WITH 86 per cent of the world's children breathing toxic air, according to Unicef, and the Royal College of Physicians 2016 figure of 40,000 UK deaths annually from air pollution now regarded as a serious underestimate, it is vitally important that our politicians take urgent action to reduce those deadly airborne toxins generated by vehicular traffic in Scotland's cities.

The last thing we need, however, is a self-congratulatory festival of "open streets" virtue-signalling by an Edinburgh council whose own policies are anything but enlightened ("Auld Reekie is streets ahead in the mission to slash car fumes", The Herald, July 8). This is the council, after all, which rejected a powerful recommendation by its environmental health officers to reject a planning application for an 11-storey hotel on the Cowgate which will exacerbate air pollution at a location where World Health Organisation standards are already being breached.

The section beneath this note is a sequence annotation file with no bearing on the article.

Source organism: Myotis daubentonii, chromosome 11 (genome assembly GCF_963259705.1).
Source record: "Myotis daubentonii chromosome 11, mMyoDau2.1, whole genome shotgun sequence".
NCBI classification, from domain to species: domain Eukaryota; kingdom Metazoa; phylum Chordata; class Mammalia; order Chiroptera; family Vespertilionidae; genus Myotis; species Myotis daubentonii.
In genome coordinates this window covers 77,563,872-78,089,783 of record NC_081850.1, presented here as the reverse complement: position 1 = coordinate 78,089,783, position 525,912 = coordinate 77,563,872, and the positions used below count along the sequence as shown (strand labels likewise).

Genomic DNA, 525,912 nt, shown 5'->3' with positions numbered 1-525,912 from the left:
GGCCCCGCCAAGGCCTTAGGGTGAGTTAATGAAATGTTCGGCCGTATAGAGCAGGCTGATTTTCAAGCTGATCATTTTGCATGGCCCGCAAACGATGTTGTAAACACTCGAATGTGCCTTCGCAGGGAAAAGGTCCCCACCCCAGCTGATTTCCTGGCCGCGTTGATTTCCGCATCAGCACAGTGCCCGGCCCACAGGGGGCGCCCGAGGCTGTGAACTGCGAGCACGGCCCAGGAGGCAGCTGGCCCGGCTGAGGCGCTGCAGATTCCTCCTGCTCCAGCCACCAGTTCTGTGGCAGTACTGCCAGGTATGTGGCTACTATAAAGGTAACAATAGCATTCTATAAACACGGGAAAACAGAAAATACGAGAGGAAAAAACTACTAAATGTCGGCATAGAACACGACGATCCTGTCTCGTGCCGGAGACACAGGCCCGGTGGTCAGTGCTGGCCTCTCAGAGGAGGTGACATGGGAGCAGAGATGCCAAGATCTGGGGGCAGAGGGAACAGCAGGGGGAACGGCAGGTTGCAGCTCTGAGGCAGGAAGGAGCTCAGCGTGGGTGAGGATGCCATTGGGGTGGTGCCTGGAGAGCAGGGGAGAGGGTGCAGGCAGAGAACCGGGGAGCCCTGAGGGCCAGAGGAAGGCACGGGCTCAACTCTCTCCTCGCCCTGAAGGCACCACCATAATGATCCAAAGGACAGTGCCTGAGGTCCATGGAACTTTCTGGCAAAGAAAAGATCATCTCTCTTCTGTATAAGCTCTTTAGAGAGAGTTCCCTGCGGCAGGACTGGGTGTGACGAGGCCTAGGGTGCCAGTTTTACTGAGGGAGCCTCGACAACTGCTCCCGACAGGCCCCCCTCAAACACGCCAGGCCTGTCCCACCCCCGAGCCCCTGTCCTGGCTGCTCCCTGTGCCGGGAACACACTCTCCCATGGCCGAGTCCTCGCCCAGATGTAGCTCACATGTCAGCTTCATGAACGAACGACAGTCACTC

The same council also seeks to introduce a Low Emission Zone which will only cover the central areas between Queen Street and the Meadows, thus displacing polluting traffic to much more populous residential areas like Marchmont and Stockbridge. Meanwhile, by encouraging yet more speculative house building around the periphery it will encourage yet more commuter traffic.

If the council really wanted to take this bull by the horns it would take a lesson from other cities and institute a fares-free bus policy which would provide every citizen with a bus pass, a move which, at a stroke, would probably eliminate at least 30 per cent of private car use.

David J Black, Edinburgh EH3.